Black Holes

Learn about black holes and the scary things they can do.


By: Logan Lee, Journalist

To understand black holes, you are going to need to know what a star is.

Stars are huge collections of hydrogen and helium. The hydrogen and helium atoms collapse from enormous gas clouds under their own gravity. In the core of the star, the hydrogen and helium atoms are crushed, by nuclear fusion. This releases tons and tons of energy, this energy is radiation. The radiation is what pushes the gravity of the star from crushing itself. So the star needs to have enough radiation to not collapse.
If there is a star with enough mass, then it will create heavier and heavier elements in the core. Until the core becomes iron. Iron does not have any energy to release. So iron will build up in the core of the star until there is no radiation to fight gravity. Then the core will collapse.

Now one of two things will happen, either it becomes a neutron star, or if it was massive enough it will become a black hole.

Black holes will die of hawking radiation, where the black hole is losing particles and becomes an explosion with the power of billions of nuclear bombs.

When you look at a black hole, you’re not really seeing the “hole” part of it, you’re looking at the event horizon.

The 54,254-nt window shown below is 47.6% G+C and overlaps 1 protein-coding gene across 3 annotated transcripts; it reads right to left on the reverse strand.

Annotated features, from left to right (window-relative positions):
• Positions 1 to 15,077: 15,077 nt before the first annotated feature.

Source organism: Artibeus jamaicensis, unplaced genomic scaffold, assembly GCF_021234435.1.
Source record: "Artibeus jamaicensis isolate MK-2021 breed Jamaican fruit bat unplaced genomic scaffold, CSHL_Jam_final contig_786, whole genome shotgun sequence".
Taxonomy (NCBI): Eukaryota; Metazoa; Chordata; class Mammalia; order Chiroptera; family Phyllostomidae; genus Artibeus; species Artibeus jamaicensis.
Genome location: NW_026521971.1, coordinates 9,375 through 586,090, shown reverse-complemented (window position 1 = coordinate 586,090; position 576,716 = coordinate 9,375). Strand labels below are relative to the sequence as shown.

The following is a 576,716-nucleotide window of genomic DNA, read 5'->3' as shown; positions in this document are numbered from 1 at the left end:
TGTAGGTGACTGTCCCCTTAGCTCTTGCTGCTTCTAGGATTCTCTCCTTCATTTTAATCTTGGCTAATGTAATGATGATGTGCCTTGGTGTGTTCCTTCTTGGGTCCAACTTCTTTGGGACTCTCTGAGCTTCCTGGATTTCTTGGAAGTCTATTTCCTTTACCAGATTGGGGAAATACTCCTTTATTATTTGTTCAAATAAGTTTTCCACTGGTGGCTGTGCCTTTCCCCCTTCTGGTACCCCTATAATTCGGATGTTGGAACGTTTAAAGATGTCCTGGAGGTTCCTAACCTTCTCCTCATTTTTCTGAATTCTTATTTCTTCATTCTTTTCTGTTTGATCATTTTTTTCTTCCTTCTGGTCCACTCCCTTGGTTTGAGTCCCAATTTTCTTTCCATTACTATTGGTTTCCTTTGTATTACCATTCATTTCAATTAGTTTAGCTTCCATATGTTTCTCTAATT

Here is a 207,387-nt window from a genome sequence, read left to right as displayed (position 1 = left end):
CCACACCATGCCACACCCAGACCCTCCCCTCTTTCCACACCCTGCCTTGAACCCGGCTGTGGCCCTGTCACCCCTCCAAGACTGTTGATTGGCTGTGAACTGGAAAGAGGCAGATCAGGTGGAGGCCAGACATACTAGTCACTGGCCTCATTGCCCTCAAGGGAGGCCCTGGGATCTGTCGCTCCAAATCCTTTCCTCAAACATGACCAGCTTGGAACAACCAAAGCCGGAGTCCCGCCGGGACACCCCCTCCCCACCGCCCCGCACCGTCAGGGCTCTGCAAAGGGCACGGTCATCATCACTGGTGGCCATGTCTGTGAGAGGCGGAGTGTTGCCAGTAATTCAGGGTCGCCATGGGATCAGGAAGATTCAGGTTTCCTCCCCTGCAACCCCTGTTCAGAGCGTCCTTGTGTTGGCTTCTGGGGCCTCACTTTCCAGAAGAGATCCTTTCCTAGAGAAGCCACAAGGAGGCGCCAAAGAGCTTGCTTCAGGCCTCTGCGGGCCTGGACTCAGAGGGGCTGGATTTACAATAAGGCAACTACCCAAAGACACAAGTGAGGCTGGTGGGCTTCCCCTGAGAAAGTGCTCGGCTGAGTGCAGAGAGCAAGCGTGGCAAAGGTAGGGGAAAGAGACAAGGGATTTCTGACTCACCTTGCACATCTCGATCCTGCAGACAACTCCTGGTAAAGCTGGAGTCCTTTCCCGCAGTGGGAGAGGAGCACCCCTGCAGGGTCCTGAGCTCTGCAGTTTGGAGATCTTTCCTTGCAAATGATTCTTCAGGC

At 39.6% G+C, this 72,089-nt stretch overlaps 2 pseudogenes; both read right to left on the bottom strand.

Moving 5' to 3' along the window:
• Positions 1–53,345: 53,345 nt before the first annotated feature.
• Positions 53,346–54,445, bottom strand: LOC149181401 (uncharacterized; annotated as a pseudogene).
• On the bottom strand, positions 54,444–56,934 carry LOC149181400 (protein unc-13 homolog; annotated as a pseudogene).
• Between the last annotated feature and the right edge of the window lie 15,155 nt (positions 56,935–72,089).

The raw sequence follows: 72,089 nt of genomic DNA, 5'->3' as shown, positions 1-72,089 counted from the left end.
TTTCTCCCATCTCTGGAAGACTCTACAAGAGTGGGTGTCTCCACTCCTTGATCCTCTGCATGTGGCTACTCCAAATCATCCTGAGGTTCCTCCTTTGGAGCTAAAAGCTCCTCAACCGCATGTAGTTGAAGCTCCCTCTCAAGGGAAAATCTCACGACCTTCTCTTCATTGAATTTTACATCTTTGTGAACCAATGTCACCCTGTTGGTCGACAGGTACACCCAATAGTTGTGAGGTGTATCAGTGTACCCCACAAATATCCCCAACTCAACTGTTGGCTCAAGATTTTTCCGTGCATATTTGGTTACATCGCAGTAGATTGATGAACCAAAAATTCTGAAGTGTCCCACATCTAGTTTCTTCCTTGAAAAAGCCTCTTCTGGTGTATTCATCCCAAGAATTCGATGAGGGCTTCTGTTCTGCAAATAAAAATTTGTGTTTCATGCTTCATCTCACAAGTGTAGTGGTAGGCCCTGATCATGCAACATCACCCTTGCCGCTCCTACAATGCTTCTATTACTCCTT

Black Holes - Scienceworks

Past the event horizon, is the singularity (The hole part). This is where we think all of the mass of a black hole is stored. Or it could be something totally different. Right now, no one knows.
Black holes don’t suck things up, like just any vacuum, it’s like the sun it just has mass and pulls things toward it. If our sun suddenly became a black hole, nothing would happen to us, we just wouldn’t have any sun.
Now, what happens when you fall into a black hole? Light can’t escape a black hole because of its mass, black holes have so much mass that it changes light’s path. Because light is how your eyes see, it would look light the universe speeds up as you get closer to the black hole. But from someone else’s view, you would move slower and slower until it looked like you stopped, then you would disappear as you entered the event horizon.
Then two things could happen, you could be crushed into the singularity, or you could be burned by a firewall. Blackholes have so much mass, that once you pass the event horizon, you can only move in one direction. They have so much mass that only a few centimeters closer would mean millions of times more gravity, you would be torn apart until you become a hot plasma. All of your cells and atoms become the same thing.
Or the second, you would pass the event horizon, and be burned instantly. There isn’t much to this one.
How quickly you would die, depends on the amount of mass the black hole has. Smaller black holes will kill you before you even pass the event horizon. But with a supermassive black hole, you could live for some time longer.
This is because the closer you are to the singularity, the sooner you die.


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